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Homeowners who enjoy growing plants in their yards might also choose to maintain a garden with a different focus. A water garden is a special type of landscaped area that incorporates water into the environment. Adding a pond has a number of important advantages that will benefit a yard as well as the wildlife that may visit. Creating a water garden can be a satisfying project that will pay you back with years of enjoyment.
Benefits of a Water Garden
As an alternative to a typical yard with grass, trees, shrubs, and flowers, a water garden can transform a yard into something extraordinary. This curb appeal can translate into added value for a property, which can pay rich dividends when it's time to sell the home. Adding a water feature to a yard is also an effective way to create an environmentally friendly landscape. Instead grass and plants that need to be watered continually, an aquascape actually sustains itself naturally. Wildlife such as birds, insects, amphibians, and fish also benefit when you create a natural habitat in which they can live and thrive. Creating this type of natural oasis in your yard can also provide emotional benefits for your family, thanks to the calm and serene environment that they can enjoy.
Flowers and Plants for a Water Garden
The plants and flowers you choose for a water garden will be an important aspect of the planning process. Plants can shade the water, which helps keep the water temperature down. The goal should be to cover between 50 and 70 percent of the water surface with plants. A lower water temperature helps prevent algae growth in the pond. Plants also create a safe environment for frogs and fish. Some plants, known as submerged plants, live completely under the water. These plants help maintain a healthy biological balance in a pond. Examples of submerged plants include anarcharis and cabomba. Marginal plants are the ones you place around the edge of a pond, and they add color and texture to the habitat. A few marginal plants to consider include hardy water canna, water willow, and lizard tail. Each of these plants will put forth appealing flowers during the growing season. Floating plants are also important in a pond. These plants provide shade, and they also serve to filter the water. Possible floating plants include hornwort and water lettuce. These plants tend to thrive in warmth.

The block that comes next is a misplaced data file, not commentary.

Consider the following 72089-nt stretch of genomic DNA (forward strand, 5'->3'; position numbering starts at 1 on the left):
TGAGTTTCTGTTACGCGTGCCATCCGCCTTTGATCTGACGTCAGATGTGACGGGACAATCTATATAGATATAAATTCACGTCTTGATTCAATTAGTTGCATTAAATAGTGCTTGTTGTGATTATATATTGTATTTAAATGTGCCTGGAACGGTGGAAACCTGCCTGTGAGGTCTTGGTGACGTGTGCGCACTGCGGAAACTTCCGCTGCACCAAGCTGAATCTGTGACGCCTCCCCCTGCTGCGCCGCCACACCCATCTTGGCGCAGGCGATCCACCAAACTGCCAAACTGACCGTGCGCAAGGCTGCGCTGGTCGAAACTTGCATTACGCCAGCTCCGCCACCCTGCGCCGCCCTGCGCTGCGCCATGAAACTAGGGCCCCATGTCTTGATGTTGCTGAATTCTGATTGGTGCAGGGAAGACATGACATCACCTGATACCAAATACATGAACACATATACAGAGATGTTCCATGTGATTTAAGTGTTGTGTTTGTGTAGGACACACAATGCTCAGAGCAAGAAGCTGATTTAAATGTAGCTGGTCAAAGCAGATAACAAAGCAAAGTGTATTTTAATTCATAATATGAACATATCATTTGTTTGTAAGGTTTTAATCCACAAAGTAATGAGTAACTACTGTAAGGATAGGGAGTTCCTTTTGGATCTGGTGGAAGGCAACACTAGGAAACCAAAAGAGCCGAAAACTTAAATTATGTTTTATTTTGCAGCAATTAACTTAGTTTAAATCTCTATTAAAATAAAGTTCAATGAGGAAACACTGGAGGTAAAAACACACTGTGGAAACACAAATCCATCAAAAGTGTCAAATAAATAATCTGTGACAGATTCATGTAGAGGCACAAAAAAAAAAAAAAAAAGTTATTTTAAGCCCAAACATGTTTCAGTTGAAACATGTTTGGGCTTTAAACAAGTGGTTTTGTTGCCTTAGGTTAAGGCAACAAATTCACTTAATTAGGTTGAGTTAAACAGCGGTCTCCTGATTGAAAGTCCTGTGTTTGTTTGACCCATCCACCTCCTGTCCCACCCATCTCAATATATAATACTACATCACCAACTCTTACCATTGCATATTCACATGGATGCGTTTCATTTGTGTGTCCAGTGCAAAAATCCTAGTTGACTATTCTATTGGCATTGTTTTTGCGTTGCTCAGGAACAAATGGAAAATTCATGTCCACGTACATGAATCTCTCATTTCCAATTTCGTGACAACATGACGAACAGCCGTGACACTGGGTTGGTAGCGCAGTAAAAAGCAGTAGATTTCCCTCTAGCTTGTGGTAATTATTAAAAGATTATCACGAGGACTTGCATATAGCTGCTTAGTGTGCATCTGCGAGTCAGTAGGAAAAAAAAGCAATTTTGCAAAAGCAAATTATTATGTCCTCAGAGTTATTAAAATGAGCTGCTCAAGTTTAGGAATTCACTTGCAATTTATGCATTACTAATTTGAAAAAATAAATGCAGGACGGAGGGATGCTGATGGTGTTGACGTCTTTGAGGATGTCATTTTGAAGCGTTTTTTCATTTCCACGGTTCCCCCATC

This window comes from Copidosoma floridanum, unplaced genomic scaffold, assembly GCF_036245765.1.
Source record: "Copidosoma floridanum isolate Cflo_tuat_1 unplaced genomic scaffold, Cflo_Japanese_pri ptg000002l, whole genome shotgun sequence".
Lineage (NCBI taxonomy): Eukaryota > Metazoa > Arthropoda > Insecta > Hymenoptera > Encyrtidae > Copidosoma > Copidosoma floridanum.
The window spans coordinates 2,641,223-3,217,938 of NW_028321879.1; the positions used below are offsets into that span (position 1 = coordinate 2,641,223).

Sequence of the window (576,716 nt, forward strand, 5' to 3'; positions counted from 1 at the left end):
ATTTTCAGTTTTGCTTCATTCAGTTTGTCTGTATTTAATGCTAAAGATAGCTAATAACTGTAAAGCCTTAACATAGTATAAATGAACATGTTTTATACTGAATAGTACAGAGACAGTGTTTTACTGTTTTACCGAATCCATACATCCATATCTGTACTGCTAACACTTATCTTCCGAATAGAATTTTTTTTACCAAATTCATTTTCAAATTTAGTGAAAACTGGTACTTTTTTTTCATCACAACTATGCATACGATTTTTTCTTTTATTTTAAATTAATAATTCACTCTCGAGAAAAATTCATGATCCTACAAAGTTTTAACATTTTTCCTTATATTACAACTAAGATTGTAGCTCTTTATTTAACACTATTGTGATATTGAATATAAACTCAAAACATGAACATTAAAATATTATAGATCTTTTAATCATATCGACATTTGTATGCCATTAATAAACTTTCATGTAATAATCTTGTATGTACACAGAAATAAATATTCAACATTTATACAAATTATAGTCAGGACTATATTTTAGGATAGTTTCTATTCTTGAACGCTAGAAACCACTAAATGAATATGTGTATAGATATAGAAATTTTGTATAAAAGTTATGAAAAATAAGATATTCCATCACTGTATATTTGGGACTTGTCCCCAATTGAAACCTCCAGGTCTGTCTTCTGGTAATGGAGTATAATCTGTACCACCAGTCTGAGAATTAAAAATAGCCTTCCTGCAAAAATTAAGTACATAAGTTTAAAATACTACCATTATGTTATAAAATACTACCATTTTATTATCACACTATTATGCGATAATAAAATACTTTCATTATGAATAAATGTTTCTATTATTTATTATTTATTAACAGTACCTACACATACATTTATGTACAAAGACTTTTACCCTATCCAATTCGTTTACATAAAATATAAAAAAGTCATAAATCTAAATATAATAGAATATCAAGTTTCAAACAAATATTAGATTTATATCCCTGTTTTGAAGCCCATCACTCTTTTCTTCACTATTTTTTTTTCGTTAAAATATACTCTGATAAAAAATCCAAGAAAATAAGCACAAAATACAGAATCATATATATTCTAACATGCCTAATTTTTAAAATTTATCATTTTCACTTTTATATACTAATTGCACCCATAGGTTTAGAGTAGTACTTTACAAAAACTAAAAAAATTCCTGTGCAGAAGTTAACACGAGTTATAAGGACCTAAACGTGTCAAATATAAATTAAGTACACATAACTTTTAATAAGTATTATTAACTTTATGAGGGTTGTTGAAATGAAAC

Animals in a Water Garden
As you create a water garden in your backyard, give thought to planning bio-diversity with the creatures you seek to attract to your space. Many people choose to add koi or goldfish to their backyard ponds. Other fish to consider include mosquitofish and golden orfe, which have bright colors. Toads, frogs, and salamanders often naturally find their way to a water garden. Birds tend to be attracted to moving water, so adding a fountain or a waterfall can be effective for increasing the bird population. Butterflies and dragonflies need shallow areas for dipping. Predators can cause challenges for pond owners, especially with a full fish population in the water. Hawks, owls, raccoons, turtles, and snakes will prey on fish. Submerged and floating plants can help protect fish from predators. Adding other hiding places to a pond, such as man-made shelters under the water, may also be helpful.
Written By Ava Rose.